Organic guy has a question

Discussion in 'Pesticide & Herbicide Application' started by lawnlubber, Mar 26, 2005.

  1. lawnlubber

    lawnlubber LawnSite Member
    Posts: 186

    Let me start by saying I don't want to start anything with you guys, you get fine results from your products and I'm not knocking that at all. I just don't want to get licensed so I don't use the products. Plus I'm in kind of a hippie place so there is a great market for the organics. I'm trying to be careful not to break the law using my organic stuff. A couple of HOAs where I do work told everyone not to use synthetic fertilizers because we have a serious problem with phosphorous in our lakes. All these homeowners approached me, their mowing guy, about starting an organic fertilizer service. I told them the best I could do was apply soil amendments. I topdressed about a dozen of these with compost and overseeded last season. That is all they got for nitrogen all season but they looked as good as any other lawn all season. I'm sure they will start to decline if they don't get something this spring, but it is too expensive and too much work to topdress every year. So I want to start using other organic products than compost. Are you guys knowledgeable about how organic products are regulated. Specifically are products like mycorhyzae or "beneficial microbes" or micronutrients considered fertilizer and the applicator needs a certification or lisence to be using them. BTW I can refer fertilizing work to someone in my area.
     
  2. NattyLawn

    NattyLawn LawnSite Bronze Member
    Posts: 1,643

    I would check the "Licensing in all States" thread at the top of this forum to see what you can or can't apply. One thing I don't get is you not getting your license. It sounds like there's a need for your service in the area. Why not get your license and apply fert, etc. to customers lawns?
     
  3. Garden Panzer

    Garden Panzer Banned
    from Seattle
    Posts: 313

    www.rootsinc.com has some of the best stuff around
    I also like Milorganite as a commercial organic fert, do not apply to food crops.
    The step away from urea is a big one, but all in all, people's lawns are less important than lakes- if I had my way...there would be no lawns.
    :realmad:
     
  4. GrazerZ

    GrazerZ LawnSite Senior Member
    Posts: 670

    We have a distributor that sells organic ferts. Big$$. I have never used them personally. The Phosphorous issue is real. Here in Maine we use very low or no Phosphorous ferts. They are easy to get. As far as Milorgonite Iv'e been told its often loaded with heavy metals, too many folks know about that around here.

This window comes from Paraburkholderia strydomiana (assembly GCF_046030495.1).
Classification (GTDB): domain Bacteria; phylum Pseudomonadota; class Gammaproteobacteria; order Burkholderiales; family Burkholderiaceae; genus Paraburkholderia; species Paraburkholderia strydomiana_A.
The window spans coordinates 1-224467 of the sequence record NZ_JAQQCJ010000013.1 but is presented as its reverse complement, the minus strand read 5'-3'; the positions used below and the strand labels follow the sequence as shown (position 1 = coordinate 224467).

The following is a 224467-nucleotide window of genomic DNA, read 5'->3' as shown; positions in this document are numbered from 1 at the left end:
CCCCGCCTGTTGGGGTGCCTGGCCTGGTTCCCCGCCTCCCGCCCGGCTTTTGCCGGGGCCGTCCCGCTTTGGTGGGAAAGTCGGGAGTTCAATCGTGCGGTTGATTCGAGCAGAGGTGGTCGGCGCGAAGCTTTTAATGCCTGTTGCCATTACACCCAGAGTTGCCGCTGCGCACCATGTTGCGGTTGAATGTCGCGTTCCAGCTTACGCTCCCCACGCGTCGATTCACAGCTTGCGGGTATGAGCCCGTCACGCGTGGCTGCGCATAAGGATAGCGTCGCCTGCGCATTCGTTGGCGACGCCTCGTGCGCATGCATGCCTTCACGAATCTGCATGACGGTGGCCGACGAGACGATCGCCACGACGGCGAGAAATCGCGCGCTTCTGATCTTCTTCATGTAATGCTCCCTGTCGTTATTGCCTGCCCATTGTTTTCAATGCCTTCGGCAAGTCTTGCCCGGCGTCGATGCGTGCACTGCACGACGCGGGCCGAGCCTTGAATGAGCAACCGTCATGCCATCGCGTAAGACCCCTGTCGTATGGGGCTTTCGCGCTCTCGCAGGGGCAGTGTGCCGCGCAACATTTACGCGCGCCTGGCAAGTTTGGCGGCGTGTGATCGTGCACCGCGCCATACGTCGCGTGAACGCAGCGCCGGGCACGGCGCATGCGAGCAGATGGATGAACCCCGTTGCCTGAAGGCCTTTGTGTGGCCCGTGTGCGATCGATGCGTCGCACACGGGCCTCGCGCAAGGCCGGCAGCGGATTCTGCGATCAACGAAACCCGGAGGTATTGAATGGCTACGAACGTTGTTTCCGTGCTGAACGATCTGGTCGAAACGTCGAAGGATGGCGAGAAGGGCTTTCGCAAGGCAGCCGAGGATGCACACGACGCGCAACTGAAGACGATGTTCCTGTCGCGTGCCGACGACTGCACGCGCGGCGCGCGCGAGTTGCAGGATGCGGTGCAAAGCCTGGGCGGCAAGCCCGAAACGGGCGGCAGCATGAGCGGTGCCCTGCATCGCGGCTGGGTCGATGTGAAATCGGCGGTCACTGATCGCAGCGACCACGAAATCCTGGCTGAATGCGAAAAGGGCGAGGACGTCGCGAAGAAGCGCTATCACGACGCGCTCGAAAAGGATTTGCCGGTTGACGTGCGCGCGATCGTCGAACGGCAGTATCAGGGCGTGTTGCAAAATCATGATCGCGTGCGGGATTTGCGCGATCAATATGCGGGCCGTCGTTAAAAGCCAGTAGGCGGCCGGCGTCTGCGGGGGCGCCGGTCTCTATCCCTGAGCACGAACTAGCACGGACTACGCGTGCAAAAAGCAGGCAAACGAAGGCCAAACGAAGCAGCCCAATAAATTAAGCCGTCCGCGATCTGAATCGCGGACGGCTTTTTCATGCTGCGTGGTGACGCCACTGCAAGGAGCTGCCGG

5. Neal Wolbert

    Neal Wolbert LawnSite Senior Member
    Posts: 407

    If you check out the latest on Milorganite I think you'll find the metals thing to be a non-issue. Neal
     
  6. Garden Panzer

    Garden Panzer Banned
    from Seattle
    Posts: 313

    Neal, I agree....being a Vegan the metal thing doesn't really fit in my diet...for turf, hey- who cares! It's a good thing! Recycle.....
    On my food crop, I'm super anal.......plus we know organics doesn't include biosolids in california...lol

    :)
     
  7. turfmann

    turfmann LawnSite Platinum Member
    from PRM
    Posts: 4,536

    Would you consider seeding the lawn with clover?

    One way of getting N into the mix without fertilizing.
     
  8. YardPro

    YardPro LawnSite Gold Member
    Posts: 3,563

    almost all organic fertalizers have some amount of phosphorous. It is just released more slowly.

    gust buy a man made product that contains NO phosphorous, as someone above stated.

    There is absolutely NO difference in the elements from manmade versus "organic".

    N is N, wether it is fixed by bacteria, or in a factory, same for P and K and Mg, etc. The elements are all the same.
     
  9. lawnlubber

    lawnlubber LawnSite Member
    Posts: 186

    I was asking whether things organic people add other than are considered fertilizer by the regulators. Not about their efficacy or where or how to choose products. Simply put is the application of mycorhzae regulated in your respective areas.
     
  10. Garden Panzer

    Garden Panzer Banned
    from Seattle
    Posts: 313

    No it's not regulated here...other than one needing a bulk fert dist. license after I believe to be 100 tons....
    Nobody is going to follow around some LCO and check anyway.....people don't really care.
    The organic thing is the way to go, in several years all the pesticide things will be gone....adapting ow before being forced to adapt allows one the comfort of being ahead of the pack...good luck
     

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